Boeing offered some upbeat, longer-term guidance for demand this week, but the stock paid little notice.
The company increased its outlook for expected deliveries over the next two decades on Tuesday. Shares, though, remain sharply lower for the month and have dropped 23% since a March peak, putting the stock in bear-market territory.
Over the past month, shares have fallen 9%, making Boeing the worst performer on the Dow Jones Industrial Average. Boeing's stock has struggled to recover since two fatal crashes of its 737 Max model in late 2018 and early 2019.
A more optimistic long-term outlook is not enough to get Joule Financial President Quint Tatro interested in the stock, though.
"Over the next couple of decades, we're going to see orders on the rise. That's great, but that doesn't change the fact that this company has a negative book value; it's completely cut its dividend. So while you're waiting those 10 or 20 years, you're not going to get paid anything," Tatro told CNBC's "Trading Nation" on Tuesday.
Its sharp decline in recent years could entice investors looking for a bargain in the market, says Tatro. He warns against that.
"A lot of people can look at this and say, 'This is a value play,' but I think this is a value trap," he said. "I would wait for a real material, fundamental change that is in the present, not looking out, and that's going to be the opportunity to get into the name."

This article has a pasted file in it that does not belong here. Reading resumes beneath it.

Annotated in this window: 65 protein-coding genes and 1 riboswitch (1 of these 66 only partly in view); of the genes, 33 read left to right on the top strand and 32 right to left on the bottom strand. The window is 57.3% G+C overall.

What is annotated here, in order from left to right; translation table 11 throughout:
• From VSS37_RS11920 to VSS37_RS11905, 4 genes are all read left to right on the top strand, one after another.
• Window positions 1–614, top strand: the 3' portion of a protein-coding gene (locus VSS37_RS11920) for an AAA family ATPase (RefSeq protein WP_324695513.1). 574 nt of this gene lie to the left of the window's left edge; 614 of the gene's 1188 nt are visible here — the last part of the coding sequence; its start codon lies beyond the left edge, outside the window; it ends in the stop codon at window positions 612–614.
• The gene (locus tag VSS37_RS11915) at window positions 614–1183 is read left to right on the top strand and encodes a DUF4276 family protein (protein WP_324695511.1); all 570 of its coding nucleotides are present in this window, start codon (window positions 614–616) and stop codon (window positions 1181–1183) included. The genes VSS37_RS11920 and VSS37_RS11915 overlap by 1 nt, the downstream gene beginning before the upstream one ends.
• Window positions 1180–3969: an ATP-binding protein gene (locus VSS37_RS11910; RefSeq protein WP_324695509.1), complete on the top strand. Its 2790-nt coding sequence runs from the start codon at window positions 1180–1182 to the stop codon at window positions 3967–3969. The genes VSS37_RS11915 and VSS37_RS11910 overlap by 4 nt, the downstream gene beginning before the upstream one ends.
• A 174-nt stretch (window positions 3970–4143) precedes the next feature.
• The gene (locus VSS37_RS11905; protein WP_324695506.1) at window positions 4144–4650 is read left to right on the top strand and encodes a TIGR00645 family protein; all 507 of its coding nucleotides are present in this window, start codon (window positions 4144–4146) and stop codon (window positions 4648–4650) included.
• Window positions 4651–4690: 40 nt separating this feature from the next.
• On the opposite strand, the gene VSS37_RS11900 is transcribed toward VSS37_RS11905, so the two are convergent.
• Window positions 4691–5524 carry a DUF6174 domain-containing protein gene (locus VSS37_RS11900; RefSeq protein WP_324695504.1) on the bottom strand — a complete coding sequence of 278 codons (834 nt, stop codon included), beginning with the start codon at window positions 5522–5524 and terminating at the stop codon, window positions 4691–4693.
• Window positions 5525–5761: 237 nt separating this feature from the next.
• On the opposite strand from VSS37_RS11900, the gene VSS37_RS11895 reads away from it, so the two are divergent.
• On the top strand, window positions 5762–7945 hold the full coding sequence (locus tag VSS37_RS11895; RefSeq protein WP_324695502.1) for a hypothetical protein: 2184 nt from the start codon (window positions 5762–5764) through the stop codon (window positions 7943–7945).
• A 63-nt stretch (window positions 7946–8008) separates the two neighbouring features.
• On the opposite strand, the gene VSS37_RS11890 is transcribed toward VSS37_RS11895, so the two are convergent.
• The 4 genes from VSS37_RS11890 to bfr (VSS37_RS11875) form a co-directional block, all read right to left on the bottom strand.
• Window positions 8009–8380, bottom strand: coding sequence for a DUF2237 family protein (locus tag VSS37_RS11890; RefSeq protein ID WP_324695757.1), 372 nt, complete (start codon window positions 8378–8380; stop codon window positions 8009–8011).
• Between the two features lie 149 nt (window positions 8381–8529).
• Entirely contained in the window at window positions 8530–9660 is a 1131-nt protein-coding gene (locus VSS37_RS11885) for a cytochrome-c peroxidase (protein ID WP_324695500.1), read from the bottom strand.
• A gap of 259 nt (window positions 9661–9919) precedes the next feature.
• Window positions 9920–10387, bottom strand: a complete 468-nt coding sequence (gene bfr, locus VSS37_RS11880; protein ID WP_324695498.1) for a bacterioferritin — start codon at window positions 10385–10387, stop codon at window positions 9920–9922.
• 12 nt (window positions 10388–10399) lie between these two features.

Delano Saporu, founder of New Street Advisors, agrees — Boeing's long-term outlook did not alter his view on the stock.
"In the short term [I'm] definitely not more bullish. This is a stock that I've been taking some profit in over the last few months," Saporu said during the same interview.
He added that investors will likely need to see current demand return to pre-pandemic levels for commercial aircraft before they return to the stock.
"Right now, investors should hold, look to take profits. I think there's going to be a lot of bumpiness in the near term for Boeing," he said.